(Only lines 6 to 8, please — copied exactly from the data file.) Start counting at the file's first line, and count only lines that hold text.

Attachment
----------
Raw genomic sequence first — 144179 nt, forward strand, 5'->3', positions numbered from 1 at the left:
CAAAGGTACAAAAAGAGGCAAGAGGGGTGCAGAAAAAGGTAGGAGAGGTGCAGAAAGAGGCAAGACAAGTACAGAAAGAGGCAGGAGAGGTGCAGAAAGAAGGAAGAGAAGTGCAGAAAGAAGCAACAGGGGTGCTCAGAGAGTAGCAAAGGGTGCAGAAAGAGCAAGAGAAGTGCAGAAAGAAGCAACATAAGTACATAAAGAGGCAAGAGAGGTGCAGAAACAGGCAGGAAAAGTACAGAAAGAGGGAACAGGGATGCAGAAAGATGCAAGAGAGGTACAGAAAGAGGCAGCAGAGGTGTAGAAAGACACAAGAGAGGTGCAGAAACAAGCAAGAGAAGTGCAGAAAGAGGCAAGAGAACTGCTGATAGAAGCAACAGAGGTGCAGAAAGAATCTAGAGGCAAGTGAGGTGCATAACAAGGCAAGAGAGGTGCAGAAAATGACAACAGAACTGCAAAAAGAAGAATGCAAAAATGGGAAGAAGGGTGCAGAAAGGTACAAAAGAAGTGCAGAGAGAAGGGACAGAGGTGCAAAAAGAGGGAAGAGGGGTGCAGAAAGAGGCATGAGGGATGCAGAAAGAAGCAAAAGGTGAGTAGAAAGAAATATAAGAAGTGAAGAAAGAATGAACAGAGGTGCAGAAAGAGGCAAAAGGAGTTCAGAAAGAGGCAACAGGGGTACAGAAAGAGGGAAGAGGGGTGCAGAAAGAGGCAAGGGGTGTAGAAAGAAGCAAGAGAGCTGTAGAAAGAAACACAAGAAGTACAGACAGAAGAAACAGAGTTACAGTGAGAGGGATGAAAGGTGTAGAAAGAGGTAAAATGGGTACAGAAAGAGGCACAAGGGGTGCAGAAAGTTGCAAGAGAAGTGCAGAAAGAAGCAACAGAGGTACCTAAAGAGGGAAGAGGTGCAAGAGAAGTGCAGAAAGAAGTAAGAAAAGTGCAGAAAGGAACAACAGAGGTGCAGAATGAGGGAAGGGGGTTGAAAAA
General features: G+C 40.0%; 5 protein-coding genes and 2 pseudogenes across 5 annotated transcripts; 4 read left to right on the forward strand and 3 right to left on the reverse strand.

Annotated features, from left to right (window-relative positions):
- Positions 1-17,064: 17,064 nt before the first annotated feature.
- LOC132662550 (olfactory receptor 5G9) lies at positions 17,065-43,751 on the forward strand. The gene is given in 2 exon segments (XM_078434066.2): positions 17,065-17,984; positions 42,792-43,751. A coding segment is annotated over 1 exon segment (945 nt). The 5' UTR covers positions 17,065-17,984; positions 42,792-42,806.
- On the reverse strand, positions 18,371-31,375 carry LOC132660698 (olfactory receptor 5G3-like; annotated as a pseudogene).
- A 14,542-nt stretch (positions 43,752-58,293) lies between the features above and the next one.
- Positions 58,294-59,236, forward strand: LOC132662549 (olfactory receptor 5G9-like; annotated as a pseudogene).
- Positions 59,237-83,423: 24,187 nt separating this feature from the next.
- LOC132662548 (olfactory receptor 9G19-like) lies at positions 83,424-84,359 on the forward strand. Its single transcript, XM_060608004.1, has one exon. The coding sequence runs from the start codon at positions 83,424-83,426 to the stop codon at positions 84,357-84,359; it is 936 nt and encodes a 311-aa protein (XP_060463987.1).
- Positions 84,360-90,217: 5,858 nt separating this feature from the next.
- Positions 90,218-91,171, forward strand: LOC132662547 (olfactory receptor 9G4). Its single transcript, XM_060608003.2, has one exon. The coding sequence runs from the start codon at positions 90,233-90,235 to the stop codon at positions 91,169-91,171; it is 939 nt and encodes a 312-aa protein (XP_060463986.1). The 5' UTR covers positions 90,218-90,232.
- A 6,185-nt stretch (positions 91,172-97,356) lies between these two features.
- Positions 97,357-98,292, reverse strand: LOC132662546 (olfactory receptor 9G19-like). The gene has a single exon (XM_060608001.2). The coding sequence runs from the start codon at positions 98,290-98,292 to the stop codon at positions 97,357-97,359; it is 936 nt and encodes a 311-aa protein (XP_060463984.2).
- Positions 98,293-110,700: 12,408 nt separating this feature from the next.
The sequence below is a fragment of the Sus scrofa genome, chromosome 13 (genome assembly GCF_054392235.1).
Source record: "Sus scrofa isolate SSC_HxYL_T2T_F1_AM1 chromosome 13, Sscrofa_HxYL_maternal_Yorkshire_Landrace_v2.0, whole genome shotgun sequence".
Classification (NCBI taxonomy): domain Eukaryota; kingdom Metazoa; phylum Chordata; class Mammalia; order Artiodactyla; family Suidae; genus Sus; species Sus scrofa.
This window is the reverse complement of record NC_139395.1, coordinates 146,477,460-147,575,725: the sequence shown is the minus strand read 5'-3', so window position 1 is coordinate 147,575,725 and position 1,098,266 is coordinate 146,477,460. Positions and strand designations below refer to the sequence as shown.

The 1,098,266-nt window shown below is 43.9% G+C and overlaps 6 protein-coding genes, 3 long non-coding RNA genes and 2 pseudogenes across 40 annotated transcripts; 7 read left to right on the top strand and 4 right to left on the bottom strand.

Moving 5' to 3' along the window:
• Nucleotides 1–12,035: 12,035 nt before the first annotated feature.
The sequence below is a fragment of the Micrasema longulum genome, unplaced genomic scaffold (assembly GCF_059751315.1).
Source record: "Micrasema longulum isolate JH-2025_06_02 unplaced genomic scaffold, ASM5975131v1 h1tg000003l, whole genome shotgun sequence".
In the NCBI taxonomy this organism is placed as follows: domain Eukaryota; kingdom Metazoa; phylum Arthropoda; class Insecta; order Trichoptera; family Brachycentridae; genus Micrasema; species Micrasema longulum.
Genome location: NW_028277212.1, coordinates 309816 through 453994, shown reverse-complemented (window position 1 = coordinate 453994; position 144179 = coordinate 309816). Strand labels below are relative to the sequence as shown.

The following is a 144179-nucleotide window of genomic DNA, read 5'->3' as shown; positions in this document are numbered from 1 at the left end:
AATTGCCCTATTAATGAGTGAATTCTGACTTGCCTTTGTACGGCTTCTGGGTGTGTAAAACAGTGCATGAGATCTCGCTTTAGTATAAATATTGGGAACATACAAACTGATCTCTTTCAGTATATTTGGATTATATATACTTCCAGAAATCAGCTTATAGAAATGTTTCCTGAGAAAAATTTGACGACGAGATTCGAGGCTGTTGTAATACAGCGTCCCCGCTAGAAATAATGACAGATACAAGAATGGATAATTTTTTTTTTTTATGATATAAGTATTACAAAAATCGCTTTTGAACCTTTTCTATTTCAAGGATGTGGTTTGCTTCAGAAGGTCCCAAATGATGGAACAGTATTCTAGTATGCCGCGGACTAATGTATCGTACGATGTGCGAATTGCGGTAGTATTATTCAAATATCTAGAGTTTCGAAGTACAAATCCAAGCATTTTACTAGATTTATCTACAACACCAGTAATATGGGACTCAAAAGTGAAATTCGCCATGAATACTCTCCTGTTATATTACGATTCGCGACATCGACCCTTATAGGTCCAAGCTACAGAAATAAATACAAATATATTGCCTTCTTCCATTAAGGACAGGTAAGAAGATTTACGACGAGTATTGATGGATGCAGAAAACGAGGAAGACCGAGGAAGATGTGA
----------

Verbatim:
- LOC132662550 (olfactory receptor 5G9) lies at positions 17,065-43,751 on the forward strand. The gene is given in 2 exon segments (XM_078434066.2): positions 17,065-17,984; positions 42,792-43,751. A coding segment is annotated over 1 exon segment (945 nt). The 5' UTR covers positions 17,065-17,984; positions 42,792-42,806.
- On the reverse strand, positions 18,371-31,375 carry LOC132660698 (olfactory receptor 5G3-like; annotated as a pseudogene).
- A 14,542-nt stretch (positions 43,752-58,293) lies between the features above and the next one.